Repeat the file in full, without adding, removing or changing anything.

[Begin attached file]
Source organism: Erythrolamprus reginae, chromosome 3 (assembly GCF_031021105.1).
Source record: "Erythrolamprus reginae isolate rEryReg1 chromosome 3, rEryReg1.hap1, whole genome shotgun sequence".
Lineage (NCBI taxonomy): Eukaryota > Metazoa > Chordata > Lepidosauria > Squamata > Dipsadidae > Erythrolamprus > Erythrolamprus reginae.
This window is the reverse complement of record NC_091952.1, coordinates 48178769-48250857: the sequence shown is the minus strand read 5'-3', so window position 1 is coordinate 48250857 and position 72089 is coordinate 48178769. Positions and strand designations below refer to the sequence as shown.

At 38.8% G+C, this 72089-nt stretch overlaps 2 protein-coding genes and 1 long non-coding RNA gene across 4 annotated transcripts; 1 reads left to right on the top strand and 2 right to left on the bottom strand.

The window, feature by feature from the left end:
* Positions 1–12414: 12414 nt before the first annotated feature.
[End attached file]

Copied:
Source organism: Erythrolamprus reginae, chromosome 3 (assembly GCF_031021105.1).
Source record: "Erythrolamprus reginae isolate rEryReg1 chromosome 3, rEryReg1.hap1, whole genome shotgun sequence".
Lineage (NCBI taxonomy): Eukaryota > Metazoa > Chordata > Lepidosauria > Squamata > Dipsadidae > Erythrolamprus > Erythrolamprus reginae.
This window is the reverse complement of record NC_091952.1, coordinates 48178769-48250857: the sequence shown is the minus strand read 5'-3', so window position 1 is coordinate 48250857 and position 72089 is coordinate 48178769. Positions and strand designations below refer to the sequence as shown.

At 38.8% G+C, this 72089-nt stretch overlaps 2 protein-coding genes and 1 long non-coding RNA gene across 4 annotated transcripts; 1 reads left to right on the top strand and 2 right to left on the bottom strand.

The window, feature by feature from the left end:
* Positions 1–12414: 12414 nt before the first annotated feature.